scientists and engineers from universities, industries, and laboratories around the world.
With neutron scattering, scientists are able to s
tudy the arrangement, motion, and
interaction of atoms in materials. Neutron scattering research has led to improvements in
medicine, food, electronics, cars, airplanes, and improvements in materials used in high
temperature superconductors, powerful ligh
t weight magnets, aluminum bridge decks,
and stronger, lighter plastic products

[1]
. These types of improvements would not be
possible without a means to analyze the data obtained.
The fitting GUI created in this
project will be added to the simulation t
ab in the SNS portal. It will be used to fit
experimental data from the SNS instruments. Data fitting can be useful in finding trends
in data. Once the trends are known, they can

be used to create simulations. Data fitting
of results from simulations w
ill also be possible.

The TeraGrid is a network of supercomputers funded by the National Science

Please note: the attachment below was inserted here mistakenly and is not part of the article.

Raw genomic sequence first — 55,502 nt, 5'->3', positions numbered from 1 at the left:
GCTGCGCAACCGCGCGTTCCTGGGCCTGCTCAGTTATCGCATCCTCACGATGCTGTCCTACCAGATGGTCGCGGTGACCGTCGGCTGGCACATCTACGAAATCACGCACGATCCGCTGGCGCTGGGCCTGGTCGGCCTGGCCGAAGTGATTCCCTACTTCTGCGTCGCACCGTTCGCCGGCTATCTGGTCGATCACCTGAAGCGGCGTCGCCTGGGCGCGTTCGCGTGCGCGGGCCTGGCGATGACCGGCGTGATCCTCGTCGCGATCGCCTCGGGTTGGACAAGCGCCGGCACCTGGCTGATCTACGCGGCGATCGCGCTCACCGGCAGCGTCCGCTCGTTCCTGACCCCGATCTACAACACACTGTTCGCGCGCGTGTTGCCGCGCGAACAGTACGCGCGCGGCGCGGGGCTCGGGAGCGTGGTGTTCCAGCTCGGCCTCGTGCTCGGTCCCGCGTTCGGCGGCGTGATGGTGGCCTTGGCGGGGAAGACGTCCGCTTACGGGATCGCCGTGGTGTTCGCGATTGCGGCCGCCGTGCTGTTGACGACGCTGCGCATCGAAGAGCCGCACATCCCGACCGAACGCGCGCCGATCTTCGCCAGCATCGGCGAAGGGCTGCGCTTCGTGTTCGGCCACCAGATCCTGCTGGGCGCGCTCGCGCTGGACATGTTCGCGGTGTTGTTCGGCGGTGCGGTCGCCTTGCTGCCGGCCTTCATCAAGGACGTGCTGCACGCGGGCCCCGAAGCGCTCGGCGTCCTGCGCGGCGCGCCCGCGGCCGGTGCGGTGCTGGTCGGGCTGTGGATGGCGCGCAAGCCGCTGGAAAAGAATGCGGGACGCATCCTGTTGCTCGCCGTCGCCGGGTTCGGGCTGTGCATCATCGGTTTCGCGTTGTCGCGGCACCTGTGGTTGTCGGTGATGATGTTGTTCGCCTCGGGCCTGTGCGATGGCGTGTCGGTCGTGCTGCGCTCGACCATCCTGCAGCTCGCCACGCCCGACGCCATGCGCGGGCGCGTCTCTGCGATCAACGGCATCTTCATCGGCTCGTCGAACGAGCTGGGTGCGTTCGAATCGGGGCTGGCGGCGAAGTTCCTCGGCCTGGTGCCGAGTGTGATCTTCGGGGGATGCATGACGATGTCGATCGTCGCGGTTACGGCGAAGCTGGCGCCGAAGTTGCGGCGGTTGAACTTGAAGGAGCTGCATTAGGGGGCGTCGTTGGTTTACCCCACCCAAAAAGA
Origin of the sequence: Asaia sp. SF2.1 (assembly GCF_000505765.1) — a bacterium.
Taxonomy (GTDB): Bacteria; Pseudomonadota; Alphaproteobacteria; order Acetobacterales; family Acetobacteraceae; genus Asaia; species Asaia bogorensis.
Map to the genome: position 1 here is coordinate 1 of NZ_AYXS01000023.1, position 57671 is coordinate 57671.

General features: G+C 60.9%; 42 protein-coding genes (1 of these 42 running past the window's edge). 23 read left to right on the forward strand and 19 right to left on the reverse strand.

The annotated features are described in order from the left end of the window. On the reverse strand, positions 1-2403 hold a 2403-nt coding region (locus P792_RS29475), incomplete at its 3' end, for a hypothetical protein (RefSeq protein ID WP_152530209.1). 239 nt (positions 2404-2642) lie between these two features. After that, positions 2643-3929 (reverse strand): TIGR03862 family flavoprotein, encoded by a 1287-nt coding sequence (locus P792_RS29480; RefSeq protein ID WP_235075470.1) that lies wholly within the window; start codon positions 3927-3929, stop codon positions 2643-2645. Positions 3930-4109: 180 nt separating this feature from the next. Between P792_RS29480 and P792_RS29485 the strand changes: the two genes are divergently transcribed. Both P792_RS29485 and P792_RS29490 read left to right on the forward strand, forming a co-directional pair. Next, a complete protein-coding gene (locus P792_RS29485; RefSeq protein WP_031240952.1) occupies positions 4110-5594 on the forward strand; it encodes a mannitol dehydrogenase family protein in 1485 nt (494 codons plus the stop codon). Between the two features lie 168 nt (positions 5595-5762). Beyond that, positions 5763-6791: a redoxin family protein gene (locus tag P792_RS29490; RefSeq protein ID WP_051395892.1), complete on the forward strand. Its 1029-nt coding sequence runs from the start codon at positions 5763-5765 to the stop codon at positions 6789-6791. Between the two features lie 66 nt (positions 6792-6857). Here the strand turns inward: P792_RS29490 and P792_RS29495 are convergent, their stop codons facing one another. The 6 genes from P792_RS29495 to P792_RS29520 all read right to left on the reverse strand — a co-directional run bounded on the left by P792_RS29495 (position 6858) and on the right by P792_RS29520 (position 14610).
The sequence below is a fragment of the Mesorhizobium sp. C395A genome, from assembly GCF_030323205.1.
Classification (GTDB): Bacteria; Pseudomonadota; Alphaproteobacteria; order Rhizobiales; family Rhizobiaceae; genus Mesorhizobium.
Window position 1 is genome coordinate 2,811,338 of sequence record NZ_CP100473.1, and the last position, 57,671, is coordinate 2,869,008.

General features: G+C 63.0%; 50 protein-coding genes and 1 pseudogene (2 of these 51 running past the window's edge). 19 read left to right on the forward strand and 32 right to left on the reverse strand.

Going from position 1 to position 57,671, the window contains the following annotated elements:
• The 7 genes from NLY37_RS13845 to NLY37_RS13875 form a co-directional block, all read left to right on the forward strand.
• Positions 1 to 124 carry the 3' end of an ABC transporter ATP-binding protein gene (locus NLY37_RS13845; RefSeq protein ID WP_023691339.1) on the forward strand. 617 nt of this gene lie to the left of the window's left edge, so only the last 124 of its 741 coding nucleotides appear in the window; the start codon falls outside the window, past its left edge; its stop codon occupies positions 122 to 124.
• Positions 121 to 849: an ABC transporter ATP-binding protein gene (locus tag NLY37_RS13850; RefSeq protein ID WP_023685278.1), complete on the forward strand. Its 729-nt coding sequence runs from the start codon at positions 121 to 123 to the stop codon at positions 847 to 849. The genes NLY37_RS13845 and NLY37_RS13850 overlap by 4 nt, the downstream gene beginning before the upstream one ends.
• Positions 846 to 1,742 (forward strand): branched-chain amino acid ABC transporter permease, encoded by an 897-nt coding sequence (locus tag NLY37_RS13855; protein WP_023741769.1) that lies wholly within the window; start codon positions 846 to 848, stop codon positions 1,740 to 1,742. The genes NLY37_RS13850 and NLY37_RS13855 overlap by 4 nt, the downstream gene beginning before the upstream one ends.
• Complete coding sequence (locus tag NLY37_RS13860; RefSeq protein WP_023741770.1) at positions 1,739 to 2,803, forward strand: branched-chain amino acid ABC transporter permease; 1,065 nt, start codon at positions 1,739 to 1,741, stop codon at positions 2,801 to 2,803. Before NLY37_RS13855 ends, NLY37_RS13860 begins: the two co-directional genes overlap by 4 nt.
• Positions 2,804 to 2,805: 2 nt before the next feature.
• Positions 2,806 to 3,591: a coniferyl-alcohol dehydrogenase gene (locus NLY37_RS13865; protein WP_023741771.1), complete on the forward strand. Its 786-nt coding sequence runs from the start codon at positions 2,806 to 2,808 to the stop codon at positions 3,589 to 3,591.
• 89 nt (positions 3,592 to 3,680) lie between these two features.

Foundation that began in 2001. It consists of nine partner facili
ties. These facilities,
Figure 1
, are the San Diego
Supercomputer

Center

(SDSC)
, the National

Center for
Atmospheric Research

(NCAR)
, the National Center for Supercomputing Applications

(NCSA)
, the University of Chicago/Argonne National Laboratory

(UC/ANL)
, Purdue
University

(PU)
, Texas Advanced Computing Center

(TACC)
, Indiana University

(IU)
,
Pi
ttsburg Supercomputing Center

(PCU)
, and Oak Ridge National Laboratory

(ORNL)

[2]
.

ORNL was added to the TeraGrid along with Indiana University, Purdue
University, and Texas Advanced Computing Center

in 2003
. ORNL’s TeraGrid machine
is the NSTG cluster.

The cluster has 28 nodes, each of which has two 3.06 GHz Intel
Pentium4 Xeon CPUs and 2.5 GB of memory

[2]
.

The TeraGrid is useful for this project because some of the data is
hundreds of
thousands of lines long. Running on a regular PC would take much

longer than running

2


on a supercomputer.
Although

this resource will be located in the SNS portal at ORNL,
it can be accessed by anyone with access to the SNS portal and
will

be run on the
machines at

TACC
,
NCSA
,
SDSC
, and ORNL.


II. M